Weekly Bible Study

Tuesday 27th October 2020

Topic: Church Discipline 2
Text: 1 Tim. 5:19–21

Today as we continue with our study on Church Discipline, let us look at how Church Discipline should be carried out. In the local Church, the followings should be noted concerning the implementation of Church Discipline.

1. Keep the Knowledge of the Sin to the Smallest Group Possible
This seems to be the purpose in Matthew 18:15–17 behind the gradual progression from a private meeting, to a meeting
with two or three others, to telling the entire church. The fewer people who know about some sin, the better, because repentance is easier, fewer people are led astray, and less harm is done to the reputation of the person, the reputation of the church, and the reputation of Christ.

2. Disciplinary Measures Should Increase in Strength Until There Is a Solution
Once again in Matthew 18 Jesus teaches us that we cannot stop simply with a private conversation if that has not brought satisfactory results. He requires that the wronged person first go alone, and then take one or two others (Matt. 18:15–16). Moreover, if a Christian thinks that he or she has wronged someone else (or even if that other person thinks that he or she has been wronged), Jesus requires that the person who has done the wrong (or is thought to have done the wrong) go to the person who considers
himself the victim of wrongdoing (Matt. 5:23). This means that whether we have been wronged or others think they have been wronged, it is always our responsibility to take the initiative and go to the other person.

Jesus does not allow us to wait for the other person to come to us. After a private meeting and a small group meeting, Jesus does not specify that the elders
or officers of the church are next to be consulted as a group, but certainly this intermediate step seems to be appropriate, because Jesus may simply be summarizing the process without necessarily mentioning every possible step in it. In fact, there are several examples of small group admonition in the New Testament which are carried out by elders or other church officers (1 Thess. 5:12; 2 Tim. 4:2; Titus 1:13; 2:15; 3:10; James 5:19–20). Moreover, the principle of keeping the knowledge of sin to the smallest group possible would certainly encourage this intermediate step as well.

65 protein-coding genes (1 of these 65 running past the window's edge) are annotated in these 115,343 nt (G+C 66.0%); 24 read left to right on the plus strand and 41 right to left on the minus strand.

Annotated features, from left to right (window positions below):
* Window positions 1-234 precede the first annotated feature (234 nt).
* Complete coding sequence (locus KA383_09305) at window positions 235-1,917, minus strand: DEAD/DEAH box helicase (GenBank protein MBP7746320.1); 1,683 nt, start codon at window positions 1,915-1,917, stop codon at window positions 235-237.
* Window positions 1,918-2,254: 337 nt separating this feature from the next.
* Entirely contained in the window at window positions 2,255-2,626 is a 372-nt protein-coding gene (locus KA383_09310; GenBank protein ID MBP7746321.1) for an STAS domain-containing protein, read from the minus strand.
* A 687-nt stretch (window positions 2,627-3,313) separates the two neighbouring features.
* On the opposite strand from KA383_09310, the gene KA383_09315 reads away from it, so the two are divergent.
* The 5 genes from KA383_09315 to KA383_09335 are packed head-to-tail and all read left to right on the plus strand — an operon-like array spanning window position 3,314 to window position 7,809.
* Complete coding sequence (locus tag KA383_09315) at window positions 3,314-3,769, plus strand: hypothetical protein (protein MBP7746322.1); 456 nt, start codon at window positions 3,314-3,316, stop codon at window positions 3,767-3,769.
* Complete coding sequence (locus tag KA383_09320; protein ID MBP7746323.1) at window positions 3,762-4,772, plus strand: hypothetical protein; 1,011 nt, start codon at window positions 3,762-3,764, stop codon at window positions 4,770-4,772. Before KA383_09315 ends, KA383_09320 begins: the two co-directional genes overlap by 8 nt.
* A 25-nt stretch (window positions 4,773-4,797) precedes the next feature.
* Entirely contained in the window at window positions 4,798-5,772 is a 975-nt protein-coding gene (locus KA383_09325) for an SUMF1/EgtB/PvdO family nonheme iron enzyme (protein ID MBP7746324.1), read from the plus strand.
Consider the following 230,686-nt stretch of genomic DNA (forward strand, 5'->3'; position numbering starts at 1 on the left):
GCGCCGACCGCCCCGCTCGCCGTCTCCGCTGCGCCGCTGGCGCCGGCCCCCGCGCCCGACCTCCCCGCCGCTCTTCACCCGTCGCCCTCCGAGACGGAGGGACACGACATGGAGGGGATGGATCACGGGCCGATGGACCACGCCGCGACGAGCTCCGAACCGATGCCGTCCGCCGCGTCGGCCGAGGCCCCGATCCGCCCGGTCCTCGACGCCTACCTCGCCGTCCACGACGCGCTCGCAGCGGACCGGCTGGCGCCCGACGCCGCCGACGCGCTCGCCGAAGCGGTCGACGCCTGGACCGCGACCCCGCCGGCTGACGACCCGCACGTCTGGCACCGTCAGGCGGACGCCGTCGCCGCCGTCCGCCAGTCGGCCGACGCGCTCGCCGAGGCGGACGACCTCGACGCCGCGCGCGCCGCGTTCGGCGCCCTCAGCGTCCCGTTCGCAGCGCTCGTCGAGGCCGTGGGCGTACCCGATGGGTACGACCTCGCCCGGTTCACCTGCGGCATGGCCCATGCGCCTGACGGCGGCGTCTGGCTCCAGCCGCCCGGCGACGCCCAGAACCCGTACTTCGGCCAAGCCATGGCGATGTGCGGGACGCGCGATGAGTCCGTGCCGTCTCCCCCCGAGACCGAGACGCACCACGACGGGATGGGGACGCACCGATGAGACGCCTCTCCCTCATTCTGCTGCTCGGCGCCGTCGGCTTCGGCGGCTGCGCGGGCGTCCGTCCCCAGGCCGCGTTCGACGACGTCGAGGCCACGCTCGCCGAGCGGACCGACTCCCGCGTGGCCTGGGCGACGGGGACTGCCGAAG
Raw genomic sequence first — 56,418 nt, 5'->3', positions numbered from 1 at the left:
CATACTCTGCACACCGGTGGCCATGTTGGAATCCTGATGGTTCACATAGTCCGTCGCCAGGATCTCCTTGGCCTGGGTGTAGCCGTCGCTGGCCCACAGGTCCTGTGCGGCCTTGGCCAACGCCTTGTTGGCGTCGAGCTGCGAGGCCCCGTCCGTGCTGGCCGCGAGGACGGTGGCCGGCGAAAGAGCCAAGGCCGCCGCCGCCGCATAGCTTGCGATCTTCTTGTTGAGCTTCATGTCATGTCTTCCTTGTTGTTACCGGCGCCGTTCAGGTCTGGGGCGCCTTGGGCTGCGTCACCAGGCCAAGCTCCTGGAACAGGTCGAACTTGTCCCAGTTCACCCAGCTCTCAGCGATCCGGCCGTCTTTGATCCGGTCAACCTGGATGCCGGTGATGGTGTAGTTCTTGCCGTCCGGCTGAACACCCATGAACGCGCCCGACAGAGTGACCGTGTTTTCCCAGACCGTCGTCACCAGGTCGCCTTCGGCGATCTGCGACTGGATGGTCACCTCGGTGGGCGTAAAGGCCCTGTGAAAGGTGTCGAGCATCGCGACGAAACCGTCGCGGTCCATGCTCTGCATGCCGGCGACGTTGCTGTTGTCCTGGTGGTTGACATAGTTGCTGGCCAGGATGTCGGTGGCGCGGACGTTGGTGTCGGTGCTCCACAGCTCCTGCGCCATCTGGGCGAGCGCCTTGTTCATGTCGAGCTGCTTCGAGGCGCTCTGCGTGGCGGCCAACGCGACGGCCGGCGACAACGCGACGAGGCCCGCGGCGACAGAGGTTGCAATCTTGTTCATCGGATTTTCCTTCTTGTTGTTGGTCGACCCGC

Finally, if the situation cannot be resolved Jesus says to “tell it to the church” (Matt. 18:17). In this case the church would be assembled to hear the facts of the case and to come to a decision. Since Jesus allows for the possibility that the person “refuses to listen even to the church” (v. 17), the church may have to meet once to decide what to say to the offender, and then meet again to exclude that person from the fellowship of the church. (v.18)
When Jesus gives these directions about church discipline, he reminds the church that his own presence and his own power are behind the decisions made by the church: “Again I say to you, if two of you agree on earth about anything they ask, it will be done for them by my Father in heaven. For where two or three are gathered in my name, there am I in the midst of them” (Matt. 18:19–20). Jesus promises to be present in church gatherings generally, but specifically here with respect to the church being gathered for discipline of an offending member. And Paul similarly tells the Corinthians to discipline the erring member when they are assembled “with the power of our Lord Jesus” (1 Cor. 5:4).

This is not an activity to be taken lightly, but is carried out in the presence of the Lord, the spiritual component of it actually being carried out by the Lord himself. If this ever must be done, the whole church will then know that the erring person is no longer considered a member of the church, and that person would not be allowed to take Communion, since partaking in the Lord’s Supper is a sign of partaking in the unity of the church (1 Cor. 10:17: “Because there is one bread, we who are many are one body, for we all partake of the one bread”).
There are other passages in the New Testament that speak of avoiding fellowship with the excommuncated person. Paul tells the Corinthians, “I wrote to you not to associate with anyone who bears the name of brother if he is guilty of immorality or greed, or is an idolater, reviler, drunkard, or robber—not even to eat with such a one” (1 Cor. 5:11). He tells the Thessalonians, “Now we command you, brethren, in the name of our Lord Jesus Christ, that you keep away from any brother who is living in idleness and not in accord with the tradition that you received from us” (2 Thess. 3:6).

Moreover, he says,
“If any one refuses to obey what we say in this letter, note that man, and have nothing to do with him, that he may be ashamed. Do not look on him as an enemy, but warn him as a brother” (2 Thess. 3:14–15). 2 John 10–11 also prohibits greeting or welcoming into the house anyone who is promoting false teaching. These instructions are apparently given to prevent the church from giving to others the impression that it approves of the disobedience of the erring person. In some Churches, the offender might be ask to sit at the back bench, suspended from office or denied some leadership role as the case might be. Excommunication is the highest level of Church discipline.

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